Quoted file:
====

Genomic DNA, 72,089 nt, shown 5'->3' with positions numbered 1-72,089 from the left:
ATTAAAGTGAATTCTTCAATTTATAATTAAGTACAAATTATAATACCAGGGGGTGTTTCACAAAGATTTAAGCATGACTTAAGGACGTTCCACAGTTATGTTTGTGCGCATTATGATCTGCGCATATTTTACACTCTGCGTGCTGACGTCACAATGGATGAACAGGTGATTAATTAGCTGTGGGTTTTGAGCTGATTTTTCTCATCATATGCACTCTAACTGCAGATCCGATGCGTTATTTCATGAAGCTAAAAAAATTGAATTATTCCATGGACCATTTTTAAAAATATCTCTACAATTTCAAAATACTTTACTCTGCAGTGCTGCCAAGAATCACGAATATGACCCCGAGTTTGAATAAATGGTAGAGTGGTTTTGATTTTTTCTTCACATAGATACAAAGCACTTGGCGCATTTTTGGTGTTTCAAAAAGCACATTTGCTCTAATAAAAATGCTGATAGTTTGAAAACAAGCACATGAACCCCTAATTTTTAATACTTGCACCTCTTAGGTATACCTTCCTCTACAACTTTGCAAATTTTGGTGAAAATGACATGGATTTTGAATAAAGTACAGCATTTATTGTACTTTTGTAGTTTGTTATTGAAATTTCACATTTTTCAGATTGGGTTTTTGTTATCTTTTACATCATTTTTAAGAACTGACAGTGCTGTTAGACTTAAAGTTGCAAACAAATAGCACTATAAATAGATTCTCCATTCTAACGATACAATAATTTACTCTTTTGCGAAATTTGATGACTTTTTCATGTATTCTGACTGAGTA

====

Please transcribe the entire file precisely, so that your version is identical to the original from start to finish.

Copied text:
Genomic DNA, 72,089 nt, shown 5'->3' with positions numbered 1-72,089 from the left:
ATTAAAGTGAATTCTTCAATTTATAATTAAGTACAAATTATAATACCAGGGGGTGTTTCACAAAGATTTAAGCATGACTTAAGGACGTTCCACAGTTATGTTTGTGCGCATTATGATCTGCGCATATTTTACACTCTGCGTGCTGACGTCACAATGGATGAACAGGTGATTAATTAGCTGTGGGTTTTGAGCTGATTTTTCTCATCATATGCACTCTAACTGCAGATCCGATGCGTTATTTCATGAAGCTAAAAAAATTGAATTATTCCATGGACCATTTTTAAAAATATCTCTACAATTTCAAAATACTTTACTCTGCAGTGCTGCCAAGAATCACGAATATGACCCCGAGTTTGAATAAATGGTAGAGTGGTTTTGATTTTTTCTTCACATAGATACAAAGCACTTGGCGCATTTTTGGTGTTTCAAAAAGCACATTTGCTCTAATAAAAATGCTGATAGTTTGAAAACAAGCACATGAACCCCTAATTTTTAATACTTGCACCTCTTAGGTATACCTTCCTCTACAACTTTGCAAATTTTGGTGAAAATGACATGGATTTTGAATAAAGTACAGCATTTATTGTACTTTTGTAGTTTGTTATTGAAATTTCACATTTTTCAGATTGGGTTTTTGTTATCTTTTACATCATTTTTAAGAACTGACAGTGCTGTTAGACTTAAAGTTGCAAACAAATAGCACTATAAATAGATTCTCCATTCTAACGATACAATAATTTACTCTTTTGCGAAATTTGATGACTTTTTCATGTATTCTGACTGAGTA